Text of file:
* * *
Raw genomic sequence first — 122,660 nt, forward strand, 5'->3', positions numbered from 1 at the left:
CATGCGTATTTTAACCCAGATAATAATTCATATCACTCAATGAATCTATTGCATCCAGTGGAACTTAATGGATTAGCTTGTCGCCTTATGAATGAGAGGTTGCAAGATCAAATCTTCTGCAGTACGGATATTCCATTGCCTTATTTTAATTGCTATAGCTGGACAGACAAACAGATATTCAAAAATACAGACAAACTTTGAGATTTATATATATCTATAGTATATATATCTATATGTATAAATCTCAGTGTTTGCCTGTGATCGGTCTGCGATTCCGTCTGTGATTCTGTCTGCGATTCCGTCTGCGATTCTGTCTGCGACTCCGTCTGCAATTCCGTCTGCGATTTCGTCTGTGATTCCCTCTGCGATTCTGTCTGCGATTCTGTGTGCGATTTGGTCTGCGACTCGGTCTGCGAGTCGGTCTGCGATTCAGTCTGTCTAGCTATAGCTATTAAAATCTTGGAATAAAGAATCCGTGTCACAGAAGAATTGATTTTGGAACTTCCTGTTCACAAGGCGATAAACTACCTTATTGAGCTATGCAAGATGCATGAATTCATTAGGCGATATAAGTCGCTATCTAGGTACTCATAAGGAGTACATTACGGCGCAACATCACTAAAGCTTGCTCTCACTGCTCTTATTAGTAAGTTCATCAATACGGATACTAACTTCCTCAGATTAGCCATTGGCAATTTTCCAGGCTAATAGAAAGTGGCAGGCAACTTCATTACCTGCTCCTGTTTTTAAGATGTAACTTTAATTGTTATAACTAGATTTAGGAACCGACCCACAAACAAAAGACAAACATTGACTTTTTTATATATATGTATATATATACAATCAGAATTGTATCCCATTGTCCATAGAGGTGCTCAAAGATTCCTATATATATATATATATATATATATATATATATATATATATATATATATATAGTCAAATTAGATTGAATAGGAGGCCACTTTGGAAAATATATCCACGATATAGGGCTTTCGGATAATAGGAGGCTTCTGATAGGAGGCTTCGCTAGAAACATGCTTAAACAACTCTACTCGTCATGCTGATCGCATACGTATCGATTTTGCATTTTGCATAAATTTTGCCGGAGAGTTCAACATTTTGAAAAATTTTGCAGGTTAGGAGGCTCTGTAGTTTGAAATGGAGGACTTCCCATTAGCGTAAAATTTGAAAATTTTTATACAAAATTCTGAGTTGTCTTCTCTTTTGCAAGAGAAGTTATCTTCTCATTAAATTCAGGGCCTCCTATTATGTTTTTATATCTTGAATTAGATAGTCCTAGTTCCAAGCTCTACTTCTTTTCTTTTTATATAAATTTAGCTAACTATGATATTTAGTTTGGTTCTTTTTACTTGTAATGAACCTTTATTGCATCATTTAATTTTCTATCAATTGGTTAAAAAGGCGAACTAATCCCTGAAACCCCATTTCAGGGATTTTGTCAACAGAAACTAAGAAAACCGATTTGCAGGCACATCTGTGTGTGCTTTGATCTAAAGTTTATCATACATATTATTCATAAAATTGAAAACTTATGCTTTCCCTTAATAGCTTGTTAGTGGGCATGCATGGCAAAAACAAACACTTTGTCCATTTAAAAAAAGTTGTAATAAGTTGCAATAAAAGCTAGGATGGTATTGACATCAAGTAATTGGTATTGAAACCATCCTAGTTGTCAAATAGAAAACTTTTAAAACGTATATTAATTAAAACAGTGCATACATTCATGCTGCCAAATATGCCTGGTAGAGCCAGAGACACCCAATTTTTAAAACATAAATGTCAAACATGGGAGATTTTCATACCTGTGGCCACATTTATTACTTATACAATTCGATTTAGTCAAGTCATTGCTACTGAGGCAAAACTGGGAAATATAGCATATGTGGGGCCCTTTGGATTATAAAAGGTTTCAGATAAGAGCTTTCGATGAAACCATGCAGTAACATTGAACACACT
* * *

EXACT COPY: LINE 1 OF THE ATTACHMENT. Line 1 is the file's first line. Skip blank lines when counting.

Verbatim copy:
Raw genomic sequence first — 122,660 nt, forward strand, 5'->3', positions numbered from 1 at the left: